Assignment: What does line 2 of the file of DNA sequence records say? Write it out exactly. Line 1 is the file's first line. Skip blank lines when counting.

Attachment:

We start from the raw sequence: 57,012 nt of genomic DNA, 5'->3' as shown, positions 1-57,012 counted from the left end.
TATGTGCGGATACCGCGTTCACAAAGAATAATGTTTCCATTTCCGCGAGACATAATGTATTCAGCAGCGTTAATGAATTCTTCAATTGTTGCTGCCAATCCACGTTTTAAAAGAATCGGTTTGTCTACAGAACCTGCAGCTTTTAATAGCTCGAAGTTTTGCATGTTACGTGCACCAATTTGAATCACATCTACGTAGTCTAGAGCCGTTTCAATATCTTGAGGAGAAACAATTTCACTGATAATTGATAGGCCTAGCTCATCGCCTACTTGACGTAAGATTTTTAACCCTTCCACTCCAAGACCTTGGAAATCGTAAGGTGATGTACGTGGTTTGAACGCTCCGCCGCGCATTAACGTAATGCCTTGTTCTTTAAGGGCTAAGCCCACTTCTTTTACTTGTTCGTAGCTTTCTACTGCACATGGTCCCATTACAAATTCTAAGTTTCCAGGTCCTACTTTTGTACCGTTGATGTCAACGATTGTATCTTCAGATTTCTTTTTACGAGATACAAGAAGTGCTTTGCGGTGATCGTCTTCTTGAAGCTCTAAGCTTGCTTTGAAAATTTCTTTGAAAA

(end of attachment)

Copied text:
TATGTGCGGATACCGCGTTCACAAAGAATAATGTTTCCATTTCCGCGAGACATAATGTATTCAGCAGCGTTAATGAATTCTTCAATTGTTGCTGCCAATCCACGTTTTAAAAGAATCGGTTTGTCTACAGAACCTGCAGCTTTTAATAGCTCGAAGTTTTGCATGTTACGTGCACCAATTTGAATCACATCTACGTAGTCTAGAGCCGTTTCAATATCTTGAGGAGAAACAATTTCACTGATAATTGATAGGCCTAGCTCATCGCCTACTTGACGTAAGATTTTTAACCCTTCCACTCCAAGACCTTGGAAATCGTAAGGTGATGTACGTGGTTTGAACGCTCCGCCGCGCATTAACGTAATGCCTTGTTCTTTAAGGGCTAAGCCCACTTCTTTTACTTGTTCGTAGCTTTCTACTGCACATGGTCCCATTACAAATTCTAAGTTTCCAGGTCCTACTTTTGTACCGTTGATGTCAACGATTGTATCTTCAGATTTCTTTTTACGAGATACAAGAAGTGCTTTGCGGTGATCGTCTTCTTGAAGCTCTAAGCTTGCTTTGAAAATTTCTTTGAAAA